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Pleasantville charms; on the visual level, it dazzles. Half comedy, half fable, it flips the premise of The Truman Show, presenting, instead of a man trapped in a TV world he thinks is real but discovers to be a colossal fake, a TV world made up of potential Trumans who need an outsider to help transform the fake into reality. What distinguishes Pleasantville, however, is the device used to show the transformation: the slow-ripple change from black-and-white film to color. It's one of the most ingenious visual devices ever conceived for a mainstream movie, and certainly makes for one of the most inviting preview trailers in a long while.
The plot contrivance for this effect is acceptable, if a little clunky. Introverted teenager David (Tobey Maguire), a divorce child of the '90s, immerses himself in reruns of Pleasantville, a '50s TV show somewhere between "Leave it to Beaver" and "The Donna Reed Show." For him, it offers an escape from his less-than-idyllic real life to a haven where the weather is always sunny, everybody is gainfully employed and lives in a spick-and-span house with a white picket fence, and the main characters enjoy the kind of secure, comfortable family life he's never known. His obsession with Pleasantville borders on the pathological, or, in the eyes of his sister Jennifer (Reese Witherspoon), the merely pathetic. But thanks to the intercession of a cheerfully spooky TV repairman (Don Knotts), both sibs find themselves magically transported into the black-and-white world of David's favorite show and thrust into the starring roles.
Brother and sister at first respond differently--and characteristically--to their predicament. While David literally tries to keep the show going as scripted, it doesn't take Jennifer long to rebel. Appalled by the sanitized blankness of Pleasantville life, she undertakes to teach the townspeople a thing or two, beginning with sex and progressing to the larger issue of what lies outside the Pleasantville universe. As the semi-robotic citizens gradually come to life, splashes of color begin to permeate the black-and-white world--not all at once or to everyone, but by steps and degrees, delightful in their unpredictability. The process is best represented in the paintings of Jeff Daniels' inarticulate soda-shoppe proprietor, whose self-expression increases in richness and assurance as his palate of colors expands. But just as you think you know where the story's going, it takes a darker turn and the allegory deepens, as the conservative forces of Pleasantville, led by the town mayor (the late J.T. Walsh, in his last role), attempt to check the changes as they would an infectious disease. Not surprisingly, it falls to David to resolve what his sister started, and in so doing, confront the huge question mark he spends most of the movie evading: what should he stand up for, change or continuity?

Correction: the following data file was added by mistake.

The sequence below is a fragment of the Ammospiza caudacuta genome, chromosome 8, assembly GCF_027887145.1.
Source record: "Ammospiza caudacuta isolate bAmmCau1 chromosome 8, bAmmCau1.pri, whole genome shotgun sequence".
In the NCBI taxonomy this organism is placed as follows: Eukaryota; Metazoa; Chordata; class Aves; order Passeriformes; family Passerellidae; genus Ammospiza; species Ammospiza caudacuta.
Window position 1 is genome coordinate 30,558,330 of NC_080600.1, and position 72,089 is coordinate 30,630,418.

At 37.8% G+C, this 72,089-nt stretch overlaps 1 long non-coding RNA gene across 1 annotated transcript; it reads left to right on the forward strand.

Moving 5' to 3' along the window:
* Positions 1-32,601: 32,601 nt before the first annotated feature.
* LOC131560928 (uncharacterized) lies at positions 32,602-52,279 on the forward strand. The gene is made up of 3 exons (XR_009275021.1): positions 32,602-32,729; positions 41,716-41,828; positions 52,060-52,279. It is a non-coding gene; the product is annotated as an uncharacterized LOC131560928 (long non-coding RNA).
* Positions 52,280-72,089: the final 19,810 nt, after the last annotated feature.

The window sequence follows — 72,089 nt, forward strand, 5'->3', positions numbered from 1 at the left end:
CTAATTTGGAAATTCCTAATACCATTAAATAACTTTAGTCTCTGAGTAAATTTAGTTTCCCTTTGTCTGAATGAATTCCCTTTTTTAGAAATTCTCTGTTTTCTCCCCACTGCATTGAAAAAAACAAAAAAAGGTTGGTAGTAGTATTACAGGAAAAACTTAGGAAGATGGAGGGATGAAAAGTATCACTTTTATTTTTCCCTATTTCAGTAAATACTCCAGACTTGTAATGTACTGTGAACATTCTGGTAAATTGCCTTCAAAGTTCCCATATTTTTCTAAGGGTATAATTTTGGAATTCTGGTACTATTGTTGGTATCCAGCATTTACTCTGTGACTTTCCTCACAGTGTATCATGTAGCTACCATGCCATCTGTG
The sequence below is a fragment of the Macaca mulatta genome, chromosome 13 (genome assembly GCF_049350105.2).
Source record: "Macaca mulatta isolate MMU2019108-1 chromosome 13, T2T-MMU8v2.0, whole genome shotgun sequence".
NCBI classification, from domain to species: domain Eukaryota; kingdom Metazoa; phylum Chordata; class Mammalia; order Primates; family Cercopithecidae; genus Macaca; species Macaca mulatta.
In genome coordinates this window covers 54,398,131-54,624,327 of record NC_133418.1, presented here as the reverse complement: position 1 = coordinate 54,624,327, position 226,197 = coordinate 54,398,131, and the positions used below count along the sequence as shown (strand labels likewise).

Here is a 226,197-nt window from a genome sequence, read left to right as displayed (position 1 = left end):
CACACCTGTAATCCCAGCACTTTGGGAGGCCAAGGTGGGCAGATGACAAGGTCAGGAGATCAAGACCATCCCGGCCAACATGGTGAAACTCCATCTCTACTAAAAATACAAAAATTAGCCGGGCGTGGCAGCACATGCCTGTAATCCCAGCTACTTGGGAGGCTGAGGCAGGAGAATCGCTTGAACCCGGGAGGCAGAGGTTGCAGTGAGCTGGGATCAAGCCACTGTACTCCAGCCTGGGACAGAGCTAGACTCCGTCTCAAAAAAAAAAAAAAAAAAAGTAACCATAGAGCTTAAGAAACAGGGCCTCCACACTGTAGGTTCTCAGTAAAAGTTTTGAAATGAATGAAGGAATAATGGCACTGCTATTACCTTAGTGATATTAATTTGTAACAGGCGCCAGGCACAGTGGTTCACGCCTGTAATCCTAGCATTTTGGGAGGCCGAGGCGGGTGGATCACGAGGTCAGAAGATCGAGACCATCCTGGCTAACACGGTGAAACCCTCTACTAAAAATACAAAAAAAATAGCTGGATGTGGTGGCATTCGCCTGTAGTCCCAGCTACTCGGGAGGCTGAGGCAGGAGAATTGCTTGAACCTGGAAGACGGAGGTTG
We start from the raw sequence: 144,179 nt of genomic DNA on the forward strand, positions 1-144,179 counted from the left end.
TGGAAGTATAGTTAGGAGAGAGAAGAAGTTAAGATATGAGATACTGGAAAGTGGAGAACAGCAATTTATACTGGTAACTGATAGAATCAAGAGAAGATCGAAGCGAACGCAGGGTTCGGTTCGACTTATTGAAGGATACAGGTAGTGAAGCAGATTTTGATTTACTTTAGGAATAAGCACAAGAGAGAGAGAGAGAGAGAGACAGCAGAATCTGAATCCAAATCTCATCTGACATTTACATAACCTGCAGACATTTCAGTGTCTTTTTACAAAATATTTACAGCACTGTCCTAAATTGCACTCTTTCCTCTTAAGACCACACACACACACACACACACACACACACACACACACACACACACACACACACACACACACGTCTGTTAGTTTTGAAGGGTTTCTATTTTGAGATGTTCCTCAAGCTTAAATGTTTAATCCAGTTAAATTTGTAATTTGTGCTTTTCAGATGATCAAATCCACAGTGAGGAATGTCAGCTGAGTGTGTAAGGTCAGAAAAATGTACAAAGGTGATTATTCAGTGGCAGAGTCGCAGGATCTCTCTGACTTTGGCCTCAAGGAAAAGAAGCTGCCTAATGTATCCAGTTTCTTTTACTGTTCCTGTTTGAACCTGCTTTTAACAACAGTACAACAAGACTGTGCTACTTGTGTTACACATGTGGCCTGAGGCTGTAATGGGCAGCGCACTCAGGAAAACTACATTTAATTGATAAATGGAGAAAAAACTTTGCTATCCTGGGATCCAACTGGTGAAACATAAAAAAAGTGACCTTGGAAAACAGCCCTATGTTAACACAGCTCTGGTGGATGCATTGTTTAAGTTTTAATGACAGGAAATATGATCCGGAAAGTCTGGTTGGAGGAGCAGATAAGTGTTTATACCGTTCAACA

The answer is obvious, and writer-director Gary Ross can be fairly accused of stacking the deck in making the static utopia of Pleasantville seem not only narrow but also inane and empty--certainly not in the least desirable, even when contrasted with the more unattractive features of the '90s in the opening sequence. Pleasantville is moreover, when one comes down to it, a very weird and potentially unsettling world of doubtful reality. Perhaps as a consequence, the movie is guilty of certain logical gaps and inconsistencies; for instance, how do the Pleasantvillers know what colors are when they begin to appear?
But these are mere quibbles next to the two things Pleasantville gets absolutely, stunningly right. The first is the visual effects. To describe them further, much as I'd like to, would diminish the surprise and sheer pleasure of watching then unfold; it suffices to say that this is without a doubt one of the most visually entrancing movies you'll see all year.
The second is the acting, the two standouts being Maguire, who gives a beautifully nuanced performance as the film's emotional center, and Joan Allen as his (Pleasantville) mother: independently and together, they account for nearly all of the movie's most poignant moments. The fact that Allen plays the same role she always does, i.e., the repressed wife/mother figure with a hidden reservior of intense feeling, would be more annoying if she didn't do it so superbly, exactly right. Next to her, William Macy is merely adequate, though often quite funny, as the impotent and increasingly bewildered father figure; a fine actor, he risks being typecast as a comic butt or supporting disposable. Witherspoon does an entertaining act as the '90s bad girl who begins by changing the Pleasantville world and ends by discovering that changes in herself may be in order. If her character arc is less convincing than her brother's, it's worth viewing, like the visuals, as part of the allegory rather than a realistic pattern.
In fact, behind the very unreality of Pleasantville is yet another allegorical message: what Pleasantville appears to be on the surface is what it actually is--a mere surface, a facade, nothing of substance. Applied to the time period it parodies, it makes fundamentally the same observation that last year's L.A. Confidential did: the golden ideal of the color in Pleasantville becomes a pointed metaphor for color in the racial sense, tying in neatly with the movie's larger lesson that change is inevitable and desirable, if not an unmixed blessing.
But to read too earnestly in Pleasantville an allegory of American society would be to distort its main intent, which is to please. Its political and cultural allusions are more playful than profound, and in overall tone it remains light-hearted, never leaving the comic realm. This is one of the reasons the movie succeeds so effortlessly. Great drama it may not be, but it's certainly at treat to watch.
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